The Elizabethan Gardens: For the love of monarchs

Published 6:30 am Tuesday, November 17, 2020

Getting your Trinity Audio player ready...

When Elizabeth Barrett Browning wrote, “How do I love thee, let me count the ways . . .” she probably wasn’t thinking about monarch butterflies, but The Elizabethan Gardens is all about loving monarchs. Gardens staffers are working diligently to make their actions count, knowing that monarchs have seen dramatic declines in recent years.

At their weekly butterfly releases, guests learn about monarch habitat and preservation. “We hope that the personal connection they make when they release a monarch connects them in a special way,” remarked Carl V. Curnutte, executive director. “And with the information and guidance we give them, we hope guests will be personally invested to join our efforts to help monarchs in a very few simple and valuable ways.”

The Gardens educates their guests about the unique and important relationship monarchs have with milkweed – their sole host plant. As farms, suburbs, cities and parks were created, milkweeds were considered a weed and removed. “Sadly, if there are no milkweeds, there can be no monarchs,” says Daniel Hossack, Gardens manager.

Get the latest headlines sent to you

According to Hossack, five different species and over 60 milkweed plants were featured in and around the Butterfly House and gardens this year. Additionally, these varieties of milkweed plants were available as seeds and plants for guests to purchase for their home gardens. To date, The Elizabethan Gardens sold over 100 milkweed plants.

Experts say one four-foot plant can feed about five monarch caterpillars. So potentially, The Gardens have assisted in giving habitat to over 500 monarchs.

Hossack adds, “Another way we show our love of monarchs is to choose organic ways of gardening instead of using pesticides when possible.”

The Elizabethan Gardens has seen fruits of the efforts: The monarchs they released have produce several offspring. Most likely a good sign that The Elizabethan Gardens is doing their part and showing a little love to monarchs.

“It’s interesting to consider that while most people are aware of the migration of these iconic butterflies, their lifespan is often unclear,” stated a Gardens press release. “It’s actually the 4th or 5th generation that survive to migrate. The first three or so generations of monarchs only have a 2-6 week life span. The latter generations, called the ‘Methuselah Generation’ will migrate to Mexico and live 4-6 months. And the cycle continues.”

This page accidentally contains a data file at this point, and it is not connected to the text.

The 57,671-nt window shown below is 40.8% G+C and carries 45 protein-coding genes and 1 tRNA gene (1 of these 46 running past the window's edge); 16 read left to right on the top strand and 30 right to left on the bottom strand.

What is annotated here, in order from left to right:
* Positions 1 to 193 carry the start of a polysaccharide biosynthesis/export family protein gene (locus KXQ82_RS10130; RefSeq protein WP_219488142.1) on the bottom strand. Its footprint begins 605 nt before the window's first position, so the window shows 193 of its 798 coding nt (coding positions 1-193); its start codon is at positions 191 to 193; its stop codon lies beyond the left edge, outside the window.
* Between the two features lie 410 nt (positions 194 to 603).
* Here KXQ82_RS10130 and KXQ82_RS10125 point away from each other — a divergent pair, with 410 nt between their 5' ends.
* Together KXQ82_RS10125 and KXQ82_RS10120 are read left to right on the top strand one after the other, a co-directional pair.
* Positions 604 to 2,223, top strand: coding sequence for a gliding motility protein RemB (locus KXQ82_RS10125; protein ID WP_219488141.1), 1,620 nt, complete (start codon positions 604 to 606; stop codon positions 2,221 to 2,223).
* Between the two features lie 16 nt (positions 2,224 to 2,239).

The John White Butterfly Center

The Elizabethan Gardens’ John White Butterfly Center opened in the spring of 2019 and is named after John White, who visited Roanoke Island in 1585. White catalogued what he saw here through his watercolors which included the eastern tiger swallowtail butterfly.

“For nearly 70 years, The Elizabethan Gardens has been a project of the Garden Club of North Carolina,” shared Linda Davenport, president of The Elizabethan Gardens’ Board of Governors and a member of Washington Garden Club. “Butterflies and gardens go hand in hand. In fact, one of the regional garden clubs spearheaded a campaign to make the tiger swallowtail our official state butterfly. However, monarchs particularly need our help.” Davenport says that she is proud The Elizabethan Gardens is doing their part to educate the public about butterflies.

The Elizabethan Gardens has been designated by the North Carolina Wildlife Federation as part of The Butterfly Highway. She added. “We are doing our best to support these magical winged creatures.”

The Elizabethan Gardens’ staff hopes the public will join them in their efforts to help preserve monarchs. For more information about milkweeds and monarchs, visit or The National Wildlife Federation at . To inquire about milkweeds at The Elizabethan Gardens, call 252-473-3234 and speak with Daniel Hossack.

Visit or call 252-3234 for more information about The Elizabethan Gardens.



Brief travel delays possible for NC 12 commercial filming Tuesday

Fifth graders allowed free entrance to national parks, refuges and other public lands